Journal of Glycomics & Lipidômica

Journal of Glycomics & Lipidômica
Acesso livre

ISSN: 2153-0637


Evidence that N-acetylaspartylglutamate is the Astrocyte-Targeted Neurovascular Coupling Agent that Regulates Slow Tonic Control of Brain Blood Flow

Amjad Khan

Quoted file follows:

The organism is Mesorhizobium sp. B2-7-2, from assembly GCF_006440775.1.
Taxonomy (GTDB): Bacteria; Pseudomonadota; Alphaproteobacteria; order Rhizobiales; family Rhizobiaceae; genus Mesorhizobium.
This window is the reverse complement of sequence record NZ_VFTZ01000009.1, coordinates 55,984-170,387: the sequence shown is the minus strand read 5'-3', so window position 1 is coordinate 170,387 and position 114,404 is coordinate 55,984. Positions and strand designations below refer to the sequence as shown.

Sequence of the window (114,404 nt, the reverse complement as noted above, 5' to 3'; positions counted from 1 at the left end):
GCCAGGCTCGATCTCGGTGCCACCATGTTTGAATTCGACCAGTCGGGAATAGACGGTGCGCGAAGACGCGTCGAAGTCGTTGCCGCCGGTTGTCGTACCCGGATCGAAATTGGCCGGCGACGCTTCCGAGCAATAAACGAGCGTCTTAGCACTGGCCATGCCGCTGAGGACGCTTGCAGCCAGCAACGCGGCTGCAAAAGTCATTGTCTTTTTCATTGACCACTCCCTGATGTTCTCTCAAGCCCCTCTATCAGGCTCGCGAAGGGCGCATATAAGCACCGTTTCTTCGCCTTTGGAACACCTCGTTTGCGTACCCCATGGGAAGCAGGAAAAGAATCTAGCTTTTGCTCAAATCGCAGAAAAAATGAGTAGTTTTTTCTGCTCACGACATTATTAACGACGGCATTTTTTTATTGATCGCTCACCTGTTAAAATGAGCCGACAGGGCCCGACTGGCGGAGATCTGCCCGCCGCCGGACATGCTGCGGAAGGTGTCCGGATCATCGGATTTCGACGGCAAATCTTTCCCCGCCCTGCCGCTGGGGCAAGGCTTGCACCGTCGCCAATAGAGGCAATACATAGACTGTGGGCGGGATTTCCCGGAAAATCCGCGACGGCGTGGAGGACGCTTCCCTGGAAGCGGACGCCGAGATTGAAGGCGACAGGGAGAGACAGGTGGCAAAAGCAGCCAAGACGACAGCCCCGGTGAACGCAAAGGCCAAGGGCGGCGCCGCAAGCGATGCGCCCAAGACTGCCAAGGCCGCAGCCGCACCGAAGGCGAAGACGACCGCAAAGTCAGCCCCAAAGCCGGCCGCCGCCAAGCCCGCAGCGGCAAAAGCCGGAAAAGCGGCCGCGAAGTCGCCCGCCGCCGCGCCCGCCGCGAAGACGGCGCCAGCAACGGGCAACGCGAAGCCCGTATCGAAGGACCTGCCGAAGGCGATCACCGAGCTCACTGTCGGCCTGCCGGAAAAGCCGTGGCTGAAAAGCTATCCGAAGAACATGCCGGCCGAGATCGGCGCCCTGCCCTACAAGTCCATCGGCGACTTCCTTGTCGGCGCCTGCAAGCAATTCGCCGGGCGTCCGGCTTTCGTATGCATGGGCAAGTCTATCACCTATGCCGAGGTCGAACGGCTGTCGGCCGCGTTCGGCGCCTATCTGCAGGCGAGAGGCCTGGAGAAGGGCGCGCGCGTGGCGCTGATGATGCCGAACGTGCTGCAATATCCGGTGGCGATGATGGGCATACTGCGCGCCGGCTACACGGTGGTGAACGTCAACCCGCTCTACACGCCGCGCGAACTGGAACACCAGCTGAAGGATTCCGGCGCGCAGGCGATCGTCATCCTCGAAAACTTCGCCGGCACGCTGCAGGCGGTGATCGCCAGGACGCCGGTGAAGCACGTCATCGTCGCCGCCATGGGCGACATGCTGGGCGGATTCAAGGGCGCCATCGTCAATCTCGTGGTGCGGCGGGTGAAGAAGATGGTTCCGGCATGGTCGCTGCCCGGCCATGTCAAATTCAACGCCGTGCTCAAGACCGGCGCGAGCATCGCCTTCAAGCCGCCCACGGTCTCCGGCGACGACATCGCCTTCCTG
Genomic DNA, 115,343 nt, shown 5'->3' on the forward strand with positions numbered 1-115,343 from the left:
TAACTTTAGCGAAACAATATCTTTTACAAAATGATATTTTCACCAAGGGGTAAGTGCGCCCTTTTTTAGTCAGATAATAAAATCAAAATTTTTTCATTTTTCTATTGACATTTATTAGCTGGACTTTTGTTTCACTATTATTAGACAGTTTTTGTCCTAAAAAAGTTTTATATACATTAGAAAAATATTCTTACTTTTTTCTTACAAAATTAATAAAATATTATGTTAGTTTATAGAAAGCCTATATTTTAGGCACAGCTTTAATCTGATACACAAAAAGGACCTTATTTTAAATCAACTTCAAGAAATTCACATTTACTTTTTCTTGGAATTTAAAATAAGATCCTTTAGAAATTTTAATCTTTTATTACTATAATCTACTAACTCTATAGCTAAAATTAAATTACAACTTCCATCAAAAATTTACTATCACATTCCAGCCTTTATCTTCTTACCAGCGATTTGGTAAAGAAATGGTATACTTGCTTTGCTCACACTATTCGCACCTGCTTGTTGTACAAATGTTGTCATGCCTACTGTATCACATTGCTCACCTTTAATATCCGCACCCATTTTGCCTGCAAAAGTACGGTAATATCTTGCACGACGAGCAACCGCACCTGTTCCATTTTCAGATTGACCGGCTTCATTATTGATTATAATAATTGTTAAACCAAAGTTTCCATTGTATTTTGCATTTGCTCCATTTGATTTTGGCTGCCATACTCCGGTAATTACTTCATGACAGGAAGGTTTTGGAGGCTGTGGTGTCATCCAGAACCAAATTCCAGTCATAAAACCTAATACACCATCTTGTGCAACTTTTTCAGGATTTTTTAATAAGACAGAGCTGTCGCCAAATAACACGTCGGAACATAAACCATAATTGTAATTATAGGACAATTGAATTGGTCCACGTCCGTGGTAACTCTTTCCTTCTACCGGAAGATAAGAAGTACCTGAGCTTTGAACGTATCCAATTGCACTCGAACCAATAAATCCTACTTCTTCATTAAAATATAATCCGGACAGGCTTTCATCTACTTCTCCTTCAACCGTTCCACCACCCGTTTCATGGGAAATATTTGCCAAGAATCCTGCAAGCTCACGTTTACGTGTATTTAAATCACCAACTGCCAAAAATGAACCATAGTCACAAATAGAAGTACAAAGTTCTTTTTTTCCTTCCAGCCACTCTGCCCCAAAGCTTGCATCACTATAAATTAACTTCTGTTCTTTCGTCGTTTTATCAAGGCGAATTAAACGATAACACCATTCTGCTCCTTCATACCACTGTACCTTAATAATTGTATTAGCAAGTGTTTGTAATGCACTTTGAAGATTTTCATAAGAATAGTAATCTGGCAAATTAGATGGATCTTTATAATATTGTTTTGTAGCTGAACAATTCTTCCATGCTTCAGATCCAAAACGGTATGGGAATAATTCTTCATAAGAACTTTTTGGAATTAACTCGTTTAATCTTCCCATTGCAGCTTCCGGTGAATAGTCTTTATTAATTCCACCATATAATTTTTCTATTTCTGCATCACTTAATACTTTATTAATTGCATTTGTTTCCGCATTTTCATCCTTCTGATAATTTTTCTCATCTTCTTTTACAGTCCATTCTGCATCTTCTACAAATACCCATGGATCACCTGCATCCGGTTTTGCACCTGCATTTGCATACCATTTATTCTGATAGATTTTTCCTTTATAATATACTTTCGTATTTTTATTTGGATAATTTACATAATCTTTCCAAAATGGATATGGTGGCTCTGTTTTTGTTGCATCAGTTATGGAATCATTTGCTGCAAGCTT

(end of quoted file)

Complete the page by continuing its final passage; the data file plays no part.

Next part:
The presence of high levels of N-acetylaspartate (NAA) and N-acetylaspartylglutamate (NAAG) in the mammalian brain, and of most of the enzymes that synthesize and hydrolyze them were discovered more than six decades ago. At that time it was also noted that these substances and their anabolic and catabolic enzymes were highly compartmentalized with most NAA and NAAG and their anabolic enzymes present in neurons, and their catabolic enzymes present in macroglia. These early findings have been reviewed. Subsequently, in a review of the properties of metabotropic glutamate receptors (mGluR’s) found in brain, it was reported that of the eight members of the three groups of mGluR’s, that NAAG was a selective agonist for the group II mGluR3 receptor. At the same time, two papers were published, one that demonstrated for the first time that the enzyme that hydrolyzed NAA was only expressed in oligodendrocytes , and the other that showed that the enzyme that hydrolyzed NAAG was expressed “exclusively in astrocytic glial cells”. The “nagging” question of the function of NAAG was considered in 1997 and revisited in 2015. The hypothesis that NAAG was intimately involved in neuronastrocyte communication was first suggested in 1999 5 and it was speculated that NAAG, via the action of its substratespecific astrocytic peptidase, “may be an important mediary of neuronal-glial communication”. The expanded NAAG functional hypothesis was a logical step in the evolution of the concept in that it considered the entire NAA-NAAG metabolic sequence as a unique linked tri-cellular system and stated that “NAAG in the CNS may have a …primary role” in “neuronal-glial cell-specific signaling and communication”. In 2005 it was observed for the first time that by inhibiting NAAG peptidase in vivo, the astrocytic enzyme that hydrolyzes NAAG, that there was a prolonged global reduction in the proton magnetic resonance blood oxygen level-dependent (BOLD) signal indicating a reduction in global cerebral blood flow (CBF), but with little or no effect on physical activity. In 2006 the hypothesis was expanded to suggest that NAAG functioned “to control focal or regional hyperemia” by stimulating astrocytes to synthesize and release second messengers to the vascular system via cyclooxygenase-1 (COX-1) synthesized